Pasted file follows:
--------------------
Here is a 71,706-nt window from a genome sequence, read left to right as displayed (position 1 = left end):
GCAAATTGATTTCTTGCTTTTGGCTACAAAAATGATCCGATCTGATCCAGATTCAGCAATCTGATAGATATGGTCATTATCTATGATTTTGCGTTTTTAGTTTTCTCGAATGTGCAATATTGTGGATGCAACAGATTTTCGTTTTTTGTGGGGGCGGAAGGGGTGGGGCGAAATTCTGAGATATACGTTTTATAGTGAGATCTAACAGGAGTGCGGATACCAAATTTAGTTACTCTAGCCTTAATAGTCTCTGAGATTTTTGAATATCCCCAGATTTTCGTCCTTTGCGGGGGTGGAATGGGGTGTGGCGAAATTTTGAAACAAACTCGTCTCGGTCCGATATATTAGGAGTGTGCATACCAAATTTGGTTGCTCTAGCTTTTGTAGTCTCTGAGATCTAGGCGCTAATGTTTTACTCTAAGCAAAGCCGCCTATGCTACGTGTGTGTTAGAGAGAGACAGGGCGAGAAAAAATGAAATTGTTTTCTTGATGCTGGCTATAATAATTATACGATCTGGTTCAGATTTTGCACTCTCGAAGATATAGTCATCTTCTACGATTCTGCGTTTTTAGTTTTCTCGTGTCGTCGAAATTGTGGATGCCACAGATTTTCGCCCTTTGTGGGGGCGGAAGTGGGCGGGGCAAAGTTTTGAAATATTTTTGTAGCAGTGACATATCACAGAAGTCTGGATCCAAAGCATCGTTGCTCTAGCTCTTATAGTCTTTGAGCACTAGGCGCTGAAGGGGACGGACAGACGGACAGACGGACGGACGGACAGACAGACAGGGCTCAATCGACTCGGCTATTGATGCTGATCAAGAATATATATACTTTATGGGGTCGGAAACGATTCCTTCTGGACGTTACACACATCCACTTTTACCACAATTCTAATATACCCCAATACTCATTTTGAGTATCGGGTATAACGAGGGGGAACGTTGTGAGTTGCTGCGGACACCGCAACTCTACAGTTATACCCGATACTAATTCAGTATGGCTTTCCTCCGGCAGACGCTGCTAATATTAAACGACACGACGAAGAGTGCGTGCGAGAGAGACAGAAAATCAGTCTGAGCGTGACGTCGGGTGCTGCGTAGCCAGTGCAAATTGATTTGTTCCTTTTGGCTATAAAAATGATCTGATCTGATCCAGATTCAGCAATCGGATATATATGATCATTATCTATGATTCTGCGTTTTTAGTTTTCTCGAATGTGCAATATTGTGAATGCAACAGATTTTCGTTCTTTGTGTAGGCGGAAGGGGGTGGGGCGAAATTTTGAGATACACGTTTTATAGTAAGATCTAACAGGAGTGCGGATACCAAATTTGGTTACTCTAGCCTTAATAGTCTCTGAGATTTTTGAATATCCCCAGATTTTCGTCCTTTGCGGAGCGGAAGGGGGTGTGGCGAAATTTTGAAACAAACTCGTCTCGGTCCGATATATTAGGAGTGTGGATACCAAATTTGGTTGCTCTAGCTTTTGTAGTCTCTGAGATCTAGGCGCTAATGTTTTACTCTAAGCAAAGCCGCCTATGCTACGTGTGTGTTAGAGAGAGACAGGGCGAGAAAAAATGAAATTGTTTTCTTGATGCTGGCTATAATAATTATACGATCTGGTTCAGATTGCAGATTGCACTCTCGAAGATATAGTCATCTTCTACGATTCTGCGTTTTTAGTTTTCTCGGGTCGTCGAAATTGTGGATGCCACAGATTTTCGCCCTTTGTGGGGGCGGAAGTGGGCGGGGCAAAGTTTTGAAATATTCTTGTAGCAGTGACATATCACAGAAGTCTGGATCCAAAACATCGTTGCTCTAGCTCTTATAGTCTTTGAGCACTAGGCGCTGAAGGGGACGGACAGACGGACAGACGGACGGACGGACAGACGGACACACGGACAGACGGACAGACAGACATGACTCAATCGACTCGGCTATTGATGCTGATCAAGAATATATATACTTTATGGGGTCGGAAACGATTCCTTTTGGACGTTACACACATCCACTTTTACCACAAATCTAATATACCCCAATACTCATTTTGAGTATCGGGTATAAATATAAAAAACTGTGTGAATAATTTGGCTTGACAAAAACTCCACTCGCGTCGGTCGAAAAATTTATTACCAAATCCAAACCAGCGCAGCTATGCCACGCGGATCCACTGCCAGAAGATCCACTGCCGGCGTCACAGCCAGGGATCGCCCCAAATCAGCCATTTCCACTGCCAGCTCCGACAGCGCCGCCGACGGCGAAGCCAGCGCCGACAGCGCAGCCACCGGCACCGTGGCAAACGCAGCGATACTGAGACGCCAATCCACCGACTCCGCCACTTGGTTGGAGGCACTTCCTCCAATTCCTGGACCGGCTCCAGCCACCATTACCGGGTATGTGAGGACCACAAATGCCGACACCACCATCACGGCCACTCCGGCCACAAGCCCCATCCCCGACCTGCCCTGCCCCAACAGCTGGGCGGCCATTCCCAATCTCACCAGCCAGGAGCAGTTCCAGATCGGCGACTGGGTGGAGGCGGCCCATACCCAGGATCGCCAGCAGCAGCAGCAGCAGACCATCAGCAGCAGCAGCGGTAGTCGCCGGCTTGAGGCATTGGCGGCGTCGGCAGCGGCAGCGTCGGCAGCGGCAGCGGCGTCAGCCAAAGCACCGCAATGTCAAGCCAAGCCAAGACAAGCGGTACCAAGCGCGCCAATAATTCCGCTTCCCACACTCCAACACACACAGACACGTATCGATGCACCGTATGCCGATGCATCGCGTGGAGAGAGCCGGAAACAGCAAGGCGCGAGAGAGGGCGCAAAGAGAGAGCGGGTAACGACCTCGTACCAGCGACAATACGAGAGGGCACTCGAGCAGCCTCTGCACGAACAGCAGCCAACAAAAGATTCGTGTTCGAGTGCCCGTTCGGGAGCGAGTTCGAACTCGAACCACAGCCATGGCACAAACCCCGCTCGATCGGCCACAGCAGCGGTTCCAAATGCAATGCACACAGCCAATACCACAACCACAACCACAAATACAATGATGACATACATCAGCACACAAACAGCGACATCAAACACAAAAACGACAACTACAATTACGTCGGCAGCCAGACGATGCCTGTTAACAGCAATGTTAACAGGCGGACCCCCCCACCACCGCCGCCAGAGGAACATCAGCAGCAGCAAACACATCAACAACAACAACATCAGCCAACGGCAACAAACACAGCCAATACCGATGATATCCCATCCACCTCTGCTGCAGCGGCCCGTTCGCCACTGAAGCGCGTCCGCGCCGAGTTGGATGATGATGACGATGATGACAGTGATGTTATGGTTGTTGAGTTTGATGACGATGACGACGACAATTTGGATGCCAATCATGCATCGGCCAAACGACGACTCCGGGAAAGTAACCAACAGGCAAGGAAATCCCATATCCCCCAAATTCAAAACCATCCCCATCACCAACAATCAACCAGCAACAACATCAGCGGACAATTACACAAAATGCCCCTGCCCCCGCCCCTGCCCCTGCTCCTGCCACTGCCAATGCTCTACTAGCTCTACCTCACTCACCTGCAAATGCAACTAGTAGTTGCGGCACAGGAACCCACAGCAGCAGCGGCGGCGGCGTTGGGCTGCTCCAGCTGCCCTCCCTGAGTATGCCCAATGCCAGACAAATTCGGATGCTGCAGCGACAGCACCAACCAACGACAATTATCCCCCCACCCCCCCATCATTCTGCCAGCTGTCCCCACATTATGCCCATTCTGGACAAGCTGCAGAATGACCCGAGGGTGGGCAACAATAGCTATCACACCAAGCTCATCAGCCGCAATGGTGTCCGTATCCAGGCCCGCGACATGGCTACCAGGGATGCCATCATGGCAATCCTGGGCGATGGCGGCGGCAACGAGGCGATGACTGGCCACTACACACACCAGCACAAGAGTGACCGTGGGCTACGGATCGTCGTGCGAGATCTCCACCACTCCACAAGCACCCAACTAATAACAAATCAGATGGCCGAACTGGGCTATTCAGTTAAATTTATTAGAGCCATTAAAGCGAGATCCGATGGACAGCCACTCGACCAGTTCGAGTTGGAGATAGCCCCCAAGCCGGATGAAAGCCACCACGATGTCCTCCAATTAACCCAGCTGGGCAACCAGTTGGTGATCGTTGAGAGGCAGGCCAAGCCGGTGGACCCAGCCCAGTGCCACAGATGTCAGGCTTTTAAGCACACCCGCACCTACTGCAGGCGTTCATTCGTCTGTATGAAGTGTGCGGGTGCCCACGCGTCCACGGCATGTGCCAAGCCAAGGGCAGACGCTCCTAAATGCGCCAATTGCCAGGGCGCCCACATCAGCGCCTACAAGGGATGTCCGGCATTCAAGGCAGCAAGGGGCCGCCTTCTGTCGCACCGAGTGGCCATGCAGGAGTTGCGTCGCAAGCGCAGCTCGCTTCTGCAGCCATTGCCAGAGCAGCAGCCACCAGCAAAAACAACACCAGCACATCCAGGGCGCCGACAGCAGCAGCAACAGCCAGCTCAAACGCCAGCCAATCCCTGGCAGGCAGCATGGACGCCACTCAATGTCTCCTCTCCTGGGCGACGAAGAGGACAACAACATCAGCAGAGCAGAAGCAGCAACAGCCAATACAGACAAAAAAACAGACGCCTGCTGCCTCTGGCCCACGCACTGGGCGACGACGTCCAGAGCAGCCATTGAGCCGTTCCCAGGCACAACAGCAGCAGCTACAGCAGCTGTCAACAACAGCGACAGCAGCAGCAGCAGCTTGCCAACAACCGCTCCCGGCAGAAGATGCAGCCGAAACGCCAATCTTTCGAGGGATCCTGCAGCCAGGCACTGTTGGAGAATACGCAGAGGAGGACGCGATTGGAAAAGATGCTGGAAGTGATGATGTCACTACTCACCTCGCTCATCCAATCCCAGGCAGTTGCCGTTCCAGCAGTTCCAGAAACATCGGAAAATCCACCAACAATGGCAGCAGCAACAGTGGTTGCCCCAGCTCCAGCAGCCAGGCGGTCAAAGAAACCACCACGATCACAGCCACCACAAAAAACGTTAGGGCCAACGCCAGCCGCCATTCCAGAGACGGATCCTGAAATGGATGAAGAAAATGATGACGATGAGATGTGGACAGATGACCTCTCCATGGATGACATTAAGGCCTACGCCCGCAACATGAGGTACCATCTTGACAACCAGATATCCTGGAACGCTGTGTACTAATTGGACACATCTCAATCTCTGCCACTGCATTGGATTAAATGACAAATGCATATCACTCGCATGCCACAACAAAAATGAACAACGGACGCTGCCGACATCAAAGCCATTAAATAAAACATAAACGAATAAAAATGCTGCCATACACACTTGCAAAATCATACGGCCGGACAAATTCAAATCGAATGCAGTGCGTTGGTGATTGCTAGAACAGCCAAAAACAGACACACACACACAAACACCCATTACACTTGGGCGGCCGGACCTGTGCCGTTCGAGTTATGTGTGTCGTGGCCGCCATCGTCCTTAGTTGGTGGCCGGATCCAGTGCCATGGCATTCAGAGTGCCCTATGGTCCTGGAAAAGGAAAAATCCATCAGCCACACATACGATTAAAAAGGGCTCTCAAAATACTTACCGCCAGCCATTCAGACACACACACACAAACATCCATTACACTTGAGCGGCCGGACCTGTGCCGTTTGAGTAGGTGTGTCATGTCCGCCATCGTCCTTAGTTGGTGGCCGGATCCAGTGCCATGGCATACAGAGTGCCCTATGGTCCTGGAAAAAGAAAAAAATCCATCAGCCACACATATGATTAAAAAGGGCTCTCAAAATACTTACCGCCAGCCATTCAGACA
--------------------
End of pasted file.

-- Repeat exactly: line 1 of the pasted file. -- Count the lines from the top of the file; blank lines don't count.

Here is a 71,706-nt window from a genome sequence, read left to right as displayed (position 1 = left end):